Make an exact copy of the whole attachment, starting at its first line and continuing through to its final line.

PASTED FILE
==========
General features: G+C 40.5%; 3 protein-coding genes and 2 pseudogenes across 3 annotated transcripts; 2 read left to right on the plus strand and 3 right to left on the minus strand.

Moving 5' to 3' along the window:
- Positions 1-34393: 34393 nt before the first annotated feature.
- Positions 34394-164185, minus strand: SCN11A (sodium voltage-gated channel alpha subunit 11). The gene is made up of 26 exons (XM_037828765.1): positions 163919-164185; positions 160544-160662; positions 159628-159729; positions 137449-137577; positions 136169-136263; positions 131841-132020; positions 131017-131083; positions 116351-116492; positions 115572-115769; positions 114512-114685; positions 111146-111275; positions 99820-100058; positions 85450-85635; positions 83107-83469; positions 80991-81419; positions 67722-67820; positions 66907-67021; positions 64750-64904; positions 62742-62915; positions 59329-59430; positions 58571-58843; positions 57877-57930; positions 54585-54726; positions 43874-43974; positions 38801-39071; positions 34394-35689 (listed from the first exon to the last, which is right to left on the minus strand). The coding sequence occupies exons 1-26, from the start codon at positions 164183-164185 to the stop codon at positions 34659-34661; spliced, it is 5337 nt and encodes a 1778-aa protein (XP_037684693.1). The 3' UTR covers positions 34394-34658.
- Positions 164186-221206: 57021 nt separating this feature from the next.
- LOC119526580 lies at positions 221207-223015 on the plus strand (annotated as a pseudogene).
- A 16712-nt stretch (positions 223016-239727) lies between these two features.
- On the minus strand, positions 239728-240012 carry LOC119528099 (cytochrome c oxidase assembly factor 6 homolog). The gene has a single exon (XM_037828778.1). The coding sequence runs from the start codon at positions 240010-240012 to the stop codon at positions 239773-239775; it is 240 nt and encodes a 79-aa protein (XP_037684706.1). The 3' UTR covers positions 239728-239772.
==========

General features: G+C 40.5%; 3 protein-coding genes and 2 pseudogenes across 3 annotated transcripts; 2 read left to right on the plus strand and 3 right to left on the minus strand.

Moving 5' to 3' along the window:
- Positions 1-34393: 34393 nt before the first annotated feature.
- Positions 34394-164185, minus strand: SCN11A (sodium voltage-gated channel alpha subunit 11). The gene is made up of 26 exons (XM_037828765.1): positions 163919-164185; positions 160544-160662; positions 159628-159729; positions 137449-137577; positions 136169-136263; positions 131841-132020; positions 131017-131083; positions 116351-116492; positions 115572-115769; positions 114512-114685; positions 111146-111275; positions 99820-100058; positions 85450-85635; positions 83107-83469; positions 80991-81419; positions 67722-67820; positions 66907-67021; positions 64750-64904; positions 62742-62915; positions 59329-59430; positions 58571-58843; positions 57877-57930; positions 54585-54726; positions 43874-43974; positions 38801-39071; positions 34394-35689 (listed from the first exon to the last, which is right to left on the minus strand). The coding sequence occupies exons 1-26, from the start codon at positions 164183-164185 to the stop codon at positions 34659-34661; spliced, it is 5337 nt and encodes a 1778-aa protein (XP_037684693.1). The 3' UTR covers positions 34394-34658.
- Positions 164186-221206: 57021 nt separating this feature from the next.
- LOC119526580 lies at positions 221207-223015 on the plus strand (annotated as a pseudogene).
- A 16712-nt stretch (positions 223016-239727) lies between these two features.
- On the minus strand, positions 239728-240012 carry LOC119528099 (cytochrome c oxidase assembly factor 6 homolog). The gene has a single exon (XM_037828778.1). The coding sequence runs from the start codon at positions 240010-240012 to the stop codon at positions 239773-239775; it is 240 nt and encodes a 79-aa protein (XP_037684706.1). The 3' UTR covers positions 239728-239772.